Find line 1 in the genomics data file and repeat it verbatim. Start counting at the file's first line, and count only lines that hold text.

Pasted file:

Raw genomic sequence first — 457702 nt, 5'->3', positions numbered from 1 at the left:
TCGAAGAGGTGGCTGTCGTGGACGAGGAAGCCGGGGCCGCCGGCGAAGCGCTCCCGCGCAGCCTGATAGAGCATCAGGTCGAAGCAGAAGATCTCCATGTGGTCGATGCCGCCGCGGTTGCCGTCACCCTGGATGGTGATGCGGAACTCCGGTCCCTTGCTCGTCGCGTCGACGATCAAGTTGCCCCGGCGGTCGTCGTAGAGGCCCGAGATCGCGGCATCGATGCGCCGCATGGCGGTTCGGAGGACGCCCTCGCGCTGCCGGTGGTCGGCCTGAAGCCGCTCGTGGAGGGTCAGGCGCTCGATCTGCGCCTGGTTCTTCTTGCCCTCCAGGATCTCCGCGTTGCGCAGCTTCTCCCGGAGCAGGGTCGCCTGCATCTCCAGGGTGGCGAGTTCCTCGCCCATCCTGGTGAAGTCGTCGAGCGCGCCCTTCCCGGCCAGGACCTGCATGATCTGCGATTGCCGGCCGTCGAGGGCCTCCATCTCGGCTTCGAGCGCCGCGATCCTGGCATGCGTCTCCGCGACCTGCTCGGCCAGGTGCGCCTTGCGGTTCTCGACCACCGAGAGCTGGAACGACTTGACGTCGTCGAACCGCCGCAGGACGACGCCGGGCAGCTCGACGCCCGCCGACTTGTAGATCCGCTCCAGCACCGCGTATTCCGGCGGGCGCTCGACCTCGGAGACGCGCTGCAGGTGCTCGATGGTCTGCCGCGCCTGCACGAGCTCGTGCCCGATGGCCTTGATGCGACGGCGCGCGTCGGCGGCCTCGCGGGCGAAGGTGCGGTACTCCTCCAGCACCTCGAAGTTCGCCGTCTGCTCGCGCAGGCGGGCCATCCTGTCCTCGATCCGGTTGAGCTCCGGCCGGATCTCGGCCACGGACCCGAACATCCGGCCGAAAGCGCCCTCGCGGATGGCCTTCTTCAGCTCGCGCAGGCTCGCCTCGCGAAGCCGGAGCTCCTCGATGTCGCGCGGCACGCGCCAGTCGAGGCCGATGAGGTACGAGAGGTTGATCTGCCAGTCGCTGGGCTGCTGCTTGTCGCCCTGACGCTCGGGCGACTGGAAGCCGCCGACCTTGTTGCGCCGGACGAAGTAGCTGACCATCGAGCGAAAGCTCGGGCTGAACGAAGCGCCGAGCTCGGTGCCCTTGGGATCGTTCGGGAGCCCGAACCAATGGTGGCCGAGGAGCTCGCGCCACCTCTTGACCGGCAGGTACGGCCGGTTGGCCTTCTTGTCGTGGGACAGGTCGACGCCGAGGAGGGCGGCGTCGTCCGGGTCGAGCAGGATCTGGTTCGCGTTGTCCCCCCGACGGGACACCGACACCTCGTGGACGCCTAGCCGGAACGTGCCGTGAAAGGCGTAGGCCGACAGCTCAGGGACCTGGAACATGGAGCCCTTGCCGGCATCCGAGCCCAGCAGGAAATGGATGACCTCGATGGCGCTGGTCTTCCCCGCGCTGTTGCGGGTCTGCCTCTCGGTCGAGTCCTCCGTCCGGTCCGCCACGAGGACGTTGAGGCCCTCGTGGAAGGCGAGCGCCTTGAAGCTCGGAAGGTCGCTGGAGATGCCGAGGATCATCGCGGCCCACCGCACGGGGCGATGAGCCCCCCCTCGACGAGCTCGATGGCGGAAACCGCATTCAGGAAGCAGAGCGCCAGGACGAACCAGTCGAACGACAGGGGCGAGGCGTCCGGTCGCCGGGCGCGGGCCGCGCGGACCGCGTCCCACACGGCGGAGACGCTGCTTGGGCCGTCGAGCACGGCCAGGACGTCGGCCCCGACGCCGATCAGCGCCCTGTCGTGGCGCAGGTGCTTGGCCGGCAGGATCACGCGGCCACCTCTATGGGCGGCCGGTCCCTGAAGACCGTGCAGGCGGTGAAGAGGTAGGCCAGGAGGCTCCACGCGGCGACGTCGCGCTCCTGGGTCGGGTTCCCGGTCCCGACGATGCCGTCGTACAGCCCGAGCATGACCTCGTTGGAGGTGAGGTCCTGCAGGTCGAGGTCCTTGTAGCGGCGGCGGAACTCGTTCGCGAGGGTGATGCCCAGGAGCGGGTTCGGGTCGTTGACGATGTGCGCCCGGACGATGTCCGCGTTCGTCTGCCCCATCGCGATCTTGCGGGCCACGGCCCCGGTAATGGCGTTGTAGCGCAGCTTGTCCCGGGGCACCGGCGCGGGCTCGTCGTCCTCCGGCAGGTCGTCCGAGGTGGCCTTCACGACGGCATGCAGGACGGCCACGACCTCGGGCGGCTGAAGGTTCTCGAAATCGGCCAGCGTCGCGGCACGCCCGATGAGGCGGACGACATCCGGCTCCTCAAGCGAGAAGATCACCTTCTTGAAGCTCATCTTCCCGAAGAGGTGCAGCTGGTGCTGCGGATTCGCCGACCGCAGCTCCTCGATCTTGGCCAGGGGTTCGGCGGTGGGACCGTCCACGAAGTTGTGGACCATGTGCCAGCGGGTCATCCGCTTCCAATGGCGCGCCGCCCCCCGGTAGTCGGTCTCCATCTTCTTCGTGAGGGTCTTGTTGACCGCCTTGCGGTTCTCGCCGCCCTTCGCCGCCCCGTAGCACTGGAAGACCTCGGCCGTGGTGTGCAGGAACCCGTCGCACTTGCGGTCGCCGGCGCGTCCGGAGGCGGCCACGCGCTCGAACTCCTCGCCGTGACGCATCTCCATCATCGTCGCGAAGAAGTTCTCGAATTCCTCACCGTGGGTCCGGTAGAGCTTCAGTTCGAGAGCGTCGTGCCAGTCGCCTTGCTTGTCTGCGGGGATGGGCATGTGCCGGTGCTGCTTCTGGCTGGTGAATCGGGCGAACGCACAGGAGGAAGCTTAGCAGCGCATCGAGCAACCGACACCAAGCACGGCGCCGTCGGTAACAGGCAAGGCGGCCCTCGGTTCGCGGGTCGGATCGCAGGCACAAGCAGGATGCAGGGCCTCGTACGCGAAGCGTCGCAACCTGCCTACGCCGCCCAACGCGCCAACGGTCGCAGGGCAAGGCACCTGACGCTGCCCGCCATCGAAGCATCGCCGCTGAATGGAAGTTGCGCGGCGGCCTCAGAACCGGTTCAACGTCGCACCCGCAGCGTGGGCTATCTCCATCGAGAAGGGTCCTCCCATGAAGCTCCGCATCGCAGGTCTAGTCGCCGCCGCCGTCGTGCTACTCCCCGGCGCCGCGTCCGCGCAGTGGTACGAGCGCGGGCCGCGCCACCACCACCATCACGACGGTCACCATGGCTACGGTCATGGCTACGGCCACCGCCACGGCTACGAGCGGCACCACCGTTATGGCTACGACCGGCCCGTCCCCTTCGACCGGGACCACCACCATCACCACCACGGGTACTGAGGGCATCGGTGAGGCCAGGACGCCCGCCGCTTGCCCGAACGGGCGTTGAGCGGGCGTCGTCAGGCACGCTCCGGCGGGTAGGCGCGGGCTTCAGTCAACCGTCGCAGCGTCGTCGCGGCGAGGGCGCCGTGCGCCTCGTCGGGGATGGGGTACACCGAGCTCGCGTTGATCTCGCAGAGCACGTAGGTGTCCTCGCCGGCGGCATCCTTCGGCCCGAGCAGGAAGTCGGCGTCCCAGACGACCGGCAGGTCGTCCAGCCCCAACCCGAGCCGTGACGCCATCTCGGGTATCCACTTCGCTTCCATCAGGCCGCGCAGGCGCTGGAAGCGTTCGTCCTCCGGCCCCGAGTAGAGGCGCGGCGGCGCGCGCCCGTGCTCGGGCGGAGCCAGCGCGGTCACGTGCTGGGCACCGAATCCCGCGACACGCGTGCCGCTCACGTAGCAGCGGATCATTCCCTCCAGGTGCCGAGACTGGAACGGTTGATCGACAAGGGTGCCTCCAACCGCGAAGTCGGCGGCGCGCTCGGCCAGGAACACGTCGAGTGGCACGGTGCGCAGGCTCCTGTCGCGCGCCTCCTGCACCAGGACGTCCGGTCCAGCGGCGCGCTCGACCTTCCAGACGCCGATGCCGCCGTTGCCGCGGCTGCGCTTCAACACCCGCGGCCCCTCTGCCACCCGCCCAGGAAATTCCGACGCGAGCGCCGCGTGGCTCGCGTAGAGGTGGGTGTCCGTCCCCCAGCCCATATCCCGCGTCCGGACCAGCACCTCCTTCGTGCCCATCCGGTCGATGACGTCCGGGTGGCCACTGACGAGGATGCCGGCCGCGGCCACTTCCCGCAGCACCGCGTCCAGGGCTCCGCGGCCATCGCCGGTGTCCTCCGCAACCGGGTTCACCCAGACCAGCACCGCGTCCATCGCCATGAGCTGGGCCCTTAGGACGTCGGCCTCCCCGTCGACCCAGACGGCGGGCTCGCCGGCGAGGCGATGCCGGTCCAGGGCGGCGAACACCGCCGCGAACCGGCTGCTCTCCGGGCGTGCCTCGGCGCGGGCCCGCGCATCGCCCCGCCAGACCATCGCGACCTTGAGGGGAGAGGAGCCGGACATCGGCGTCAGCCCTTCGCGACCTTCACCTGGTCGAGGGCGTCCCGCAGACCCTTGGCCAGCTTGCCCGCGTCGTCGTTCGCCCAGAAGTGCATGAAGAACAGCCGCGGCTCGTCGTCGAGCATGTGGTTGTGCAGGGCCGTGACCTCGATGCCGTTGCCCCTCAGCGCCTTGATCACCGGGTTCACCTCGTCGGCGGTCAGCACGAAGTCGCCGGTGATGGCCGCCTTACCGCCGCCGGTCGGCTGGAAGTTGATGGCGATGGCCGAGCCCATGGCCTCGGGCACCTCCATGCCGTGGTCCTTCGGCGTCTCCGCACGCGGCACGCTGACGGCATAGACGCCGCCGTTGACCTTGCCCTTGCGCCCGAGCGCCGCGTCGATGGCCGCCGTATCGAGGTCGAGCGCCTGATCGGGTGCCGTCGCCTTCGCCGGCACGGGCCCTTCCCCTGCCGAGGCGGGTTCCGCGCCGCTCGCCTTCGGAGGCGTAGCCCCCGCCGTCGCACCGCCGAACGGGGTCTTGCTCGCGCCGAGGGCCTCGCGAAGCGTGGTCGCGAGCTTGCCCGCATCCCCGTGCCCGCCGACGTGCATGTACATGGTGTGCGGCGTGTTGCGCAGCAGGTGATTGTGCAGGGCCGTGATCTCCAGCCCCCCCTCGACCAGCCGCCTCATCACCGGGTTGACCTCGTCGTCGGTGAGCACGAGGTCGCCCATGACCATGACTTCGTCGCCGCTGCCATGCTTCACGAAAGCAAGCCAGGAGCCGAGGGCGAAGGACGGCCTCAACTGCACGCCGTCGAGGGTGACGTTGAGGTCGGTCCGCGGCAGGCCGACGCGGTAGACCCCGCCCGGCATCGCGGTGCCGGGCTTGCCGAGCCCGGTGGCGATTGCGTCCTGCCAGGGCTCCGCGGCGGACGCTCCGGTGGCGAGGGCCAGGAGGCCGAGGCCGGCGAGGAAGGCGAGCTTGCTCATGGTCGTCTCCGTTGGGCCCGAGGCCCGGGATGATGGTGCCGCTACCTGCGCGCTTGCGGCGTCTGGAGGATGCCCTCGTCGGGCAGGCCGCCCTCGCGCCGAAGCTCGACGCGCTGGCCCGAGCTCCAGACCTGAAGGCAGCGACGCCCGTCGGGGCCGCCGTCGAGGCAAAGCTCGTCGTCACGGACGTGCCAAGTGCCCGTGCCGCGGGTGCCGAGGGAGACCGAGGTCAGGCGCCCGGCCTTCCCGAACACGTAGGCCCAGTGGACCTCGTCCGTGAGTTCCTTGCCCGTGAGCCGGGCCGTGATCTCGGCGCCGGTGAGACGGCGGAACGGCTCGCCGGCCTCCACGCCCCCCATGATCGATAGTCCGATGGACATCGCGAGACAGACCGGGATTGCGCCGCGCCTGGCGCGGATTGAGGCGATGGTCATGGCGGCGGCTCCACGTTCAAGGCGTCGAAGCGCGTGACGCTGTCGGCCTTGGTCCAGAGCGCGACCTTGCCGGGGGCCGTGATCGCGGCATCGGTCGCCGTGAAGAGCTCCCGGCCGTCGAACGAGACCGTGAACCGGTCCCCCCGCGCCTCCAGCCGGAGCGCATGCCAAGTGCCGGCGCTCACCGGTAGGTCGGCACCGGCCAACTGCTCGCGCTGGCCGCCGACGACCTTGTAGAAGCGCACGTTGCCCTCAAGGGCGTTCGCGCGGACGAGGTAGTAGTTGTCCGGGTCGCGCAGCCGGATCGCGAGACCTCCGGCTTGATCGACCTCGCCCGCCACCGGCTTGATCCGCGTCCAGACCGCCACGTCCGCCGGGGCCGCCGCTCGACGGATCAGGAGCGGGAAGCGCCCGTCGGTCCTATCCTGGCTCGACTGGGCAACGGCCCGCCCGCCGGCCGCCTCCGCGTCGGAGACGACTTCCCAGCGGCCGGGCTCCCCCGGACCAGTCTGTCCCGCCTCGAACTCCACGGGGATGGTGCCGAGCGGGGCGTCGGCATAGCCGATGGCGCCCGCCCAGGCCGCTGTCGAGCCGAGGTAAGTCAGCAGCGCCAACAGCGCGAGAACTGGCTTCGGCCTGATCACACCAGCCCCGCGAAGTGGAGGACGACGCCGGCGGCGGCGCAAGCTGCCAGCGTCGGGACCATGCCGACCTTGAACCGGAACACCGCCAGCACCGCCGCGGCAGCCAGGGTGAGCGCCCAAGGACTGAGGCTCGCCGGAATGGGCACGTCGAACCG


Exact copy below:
Raw genomic sequence first — 457702 nt, 5'->3', positions numbered from 1 at the left: